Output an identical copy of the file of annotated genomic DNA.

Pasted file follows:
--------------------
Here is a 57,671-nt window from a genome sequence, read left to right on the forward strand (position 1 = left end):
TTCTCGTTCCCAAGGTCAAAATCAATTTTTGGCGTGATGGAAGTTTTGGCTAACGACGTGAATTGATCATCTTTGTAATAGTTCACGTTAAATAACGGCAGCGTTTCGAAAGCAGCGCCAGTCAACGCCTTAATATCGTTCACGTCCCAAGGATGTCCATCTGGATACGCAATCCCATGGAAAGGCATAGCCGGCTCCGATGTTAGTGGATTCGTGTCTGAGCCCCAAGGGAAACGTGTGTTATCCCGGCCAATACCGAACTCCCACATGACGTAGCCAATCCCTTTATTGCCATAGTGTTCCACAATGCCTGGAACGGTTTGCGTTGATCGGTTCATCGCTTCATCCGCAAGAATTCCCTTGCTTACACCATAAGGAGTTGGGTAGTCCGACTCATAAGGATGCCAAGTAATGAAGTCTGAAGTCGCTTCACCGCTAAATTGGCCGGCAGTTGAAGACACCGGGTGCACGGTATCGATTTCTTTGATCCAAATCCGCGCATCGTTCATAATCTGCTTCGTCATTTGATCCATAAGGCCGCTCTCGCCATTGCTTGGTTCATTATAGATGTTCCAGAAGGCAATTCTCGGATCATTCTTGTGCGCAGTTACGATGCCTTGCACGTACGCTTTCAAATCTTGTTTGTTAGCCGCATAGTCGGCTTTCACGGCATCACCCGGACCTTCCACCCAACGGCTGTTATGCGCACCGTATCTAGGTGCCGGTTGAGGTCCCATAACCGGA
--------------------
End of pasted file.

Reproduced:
Here is a 57,671-nt window from a genome sequence, read left to right on the forward strand (position 1 = left end):
TTCTCGTTCCCAAGGTCAAAATCAATTTTTGGCGTGATGGAAGTTTTGGCTAACGACGTGAATTGATCATCTTTGTAATAGTTCACGTTAAATAACGGCAGCGTTTCGAAAGCAGCGCCAGTCAACGCCTTAATATCGTTCACGTCCCAAGGATGTCCATCTGGATACGCAATCCCATGGAAAGGCATAGCCGGCTCCGATGTTAGTGGATTCGTGTCTGAGCCCCAAGGGAAACGTGTGTTATCCCGGCCAATACCGAACTCCCACATGACGTAGCCAATCCCTTTATTGCCATAGTGTTCCACAATGCCTGGAACGGTTTGCGTTGATCGGTTCATCGCTTCATCCGCAAGAATTCCCTTGCTTACACCATAAGGAGTTGGGTAGTCCGACTCATAAGGATGCCAAGTAATGAAGTCTGAAGTCGCTTCACCGCTAAATTGGCCGGCAGTTGAAGACACCGGGTGCACGGTATCGATTTCTTTGATCCAAATCCGCGCATCGTTCATAATCTGCTTCGTCATTTGATCCATAAGGCCGCTCTCGCCATTGCTTGGTTCATTATAGATGTTCCAGAAGGCAATTCTCGGATCATTCTTGTGCGCAGTTACGATGCCTTGCACGTACGCTTTCAAATCTTGTTTGTTAGCCGCATAGTCGGCTTTCACGGCATCACCCGGACCTTCCACCCAACGGCTGTTATGCGCACCGTATCTAGGTGCCGGTTGAGGTCCCATAACCGGA